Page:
| Article written on October 18th, 2015 at 7:15pm | Follow Garrett on Facebook, Twitter, and Instagram |
We have all heard the claim, “sitting is the new smoking of this generation.” That definitely rings true and hits close to home.
We have already seen the damaging effects of smoking, but are only in the midst of the sitting epidemic.
Hindset is 20/20, and many people won’t understand it’s impact until it’s too late. This holds true for office workers, truck drivers, and those who sit for extended periods of time.
And, that is just from an occupational standpoint. Studies show an increased number of people are sitting for extended periods at home as well, while also living sedentary lifestyles.
This is a problem.
What can YOU do to offset the negative effects of sitting?
Making movement a priority is in the forefront of fixing this epidemic.
That doesn’t mean we need to spend countless hours in the gym each and every day to see a benefit. Try standing up and moving your joints 2-3 times every hour. That’s a good place to start.
If you want to get more specific and your workplace provides ample space to move, below is a guide to overcoming the negative effects of sitting. Take just 5 minutes every hour and complete the following list of stretches, mobility drills, and strengthening exercises.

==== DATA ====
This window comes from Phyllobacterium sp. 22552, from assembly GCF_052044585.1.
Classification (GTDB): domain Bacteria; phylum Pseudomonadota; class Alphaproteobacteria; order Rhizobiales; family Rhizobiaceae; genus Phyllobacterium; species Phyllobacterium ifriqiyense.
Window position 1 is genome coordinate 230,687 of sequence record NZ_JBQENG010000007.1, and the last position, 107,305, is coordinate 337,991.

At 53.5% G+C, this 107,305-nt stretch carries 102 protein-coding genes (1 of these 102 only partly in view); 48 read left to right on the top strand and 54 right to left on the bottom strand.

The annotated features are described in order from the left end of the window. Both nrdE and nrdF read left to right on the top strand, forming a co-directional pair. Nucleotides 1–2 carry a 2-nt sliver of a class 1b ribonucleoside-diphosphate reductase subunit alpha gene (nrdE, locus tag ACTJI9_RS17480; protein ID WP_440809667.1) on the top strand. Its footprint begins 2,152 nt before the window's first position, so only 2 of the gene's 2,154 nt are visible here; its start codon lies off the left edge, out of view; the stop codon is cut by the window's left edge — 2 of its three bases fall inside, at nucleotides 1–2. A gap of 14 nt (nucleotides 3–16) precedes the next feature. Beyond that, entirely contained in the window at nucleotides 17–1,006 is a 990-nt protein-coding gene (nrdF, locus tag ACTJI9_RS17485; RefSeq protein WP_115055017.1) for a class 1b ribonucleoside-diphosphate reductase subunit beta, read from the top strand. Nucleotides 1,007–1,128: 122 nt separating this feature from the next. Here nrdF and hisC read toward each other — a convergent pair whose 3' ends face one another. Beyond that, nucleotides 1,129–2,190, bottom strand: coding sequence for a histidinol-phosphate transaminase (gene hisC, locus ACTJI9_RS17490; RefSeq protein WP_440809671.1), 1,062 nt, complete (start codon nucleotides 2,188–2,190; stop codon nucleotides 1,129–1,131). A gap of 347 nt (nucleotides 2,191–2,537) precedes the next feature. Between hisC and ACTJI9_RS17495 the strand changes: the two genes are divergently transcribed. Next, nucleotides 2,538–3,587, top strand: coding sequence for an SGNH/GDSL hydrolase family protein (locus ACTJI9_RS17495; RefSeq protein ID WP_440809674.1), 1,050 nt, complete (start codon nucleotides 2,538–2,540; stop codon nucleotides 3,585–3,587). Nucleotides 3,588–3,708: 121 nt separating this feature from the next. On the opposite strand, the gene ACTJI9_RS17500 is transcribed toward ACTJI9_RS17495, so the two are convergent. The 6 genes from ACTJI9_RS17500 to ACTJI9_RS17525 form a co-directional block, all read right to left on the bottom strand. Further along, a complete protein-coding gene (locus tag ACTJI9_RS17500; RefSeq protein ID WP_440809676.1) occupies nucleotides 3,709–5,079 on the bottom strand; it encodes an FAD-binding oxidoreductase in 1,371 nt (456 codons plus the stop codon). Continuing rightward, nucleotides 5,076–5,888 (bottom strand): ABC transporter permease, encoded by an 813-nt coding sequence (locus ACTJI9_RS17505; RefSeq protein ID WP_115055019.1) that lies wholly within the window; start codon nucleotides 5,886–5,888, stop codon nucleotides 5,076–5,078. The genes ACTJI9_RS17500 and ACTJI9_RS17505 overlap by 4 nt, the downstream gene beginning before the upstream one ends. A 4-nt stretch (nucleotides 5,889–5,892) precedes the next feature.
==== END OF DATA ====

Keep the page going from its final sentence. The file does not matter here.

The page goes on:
- Pelvic Tilts x10
- Dead Bug x10 each
- Brettzel 2.0 x 5 breaths each
- Quadruped Thoracic Spine Rotation x10 each
- Bird Dog x10 each
- 1/2 Kneeling Hip Flexor Stretch x30 seconds each
- Wall Pec Stretch x30 seconds each
- Bent Over T x10
- Wall Ankle Mobility x10 each
- Squats x10
How do you feel?
The list of exercises above are designed to accomplish the following:
- Mobilize joints restricted from being in the seated position
- Stretch tight/shortened muscles
- Strengthen weak/lengthened muscles
- Increase joint lubrication
- Get you out of your chair and utilize the body’s range of motion
- Provide a positive stimulus to prevent postural decline
Try incorporating those exercises into your daily routine. Whether you are sitting at work, or sitting at home, they can be invaluable in providing your body the movement needed to offset the negative effects of sitting.
By: Garrett McLaughlin, MS, ATC, CSCS, ART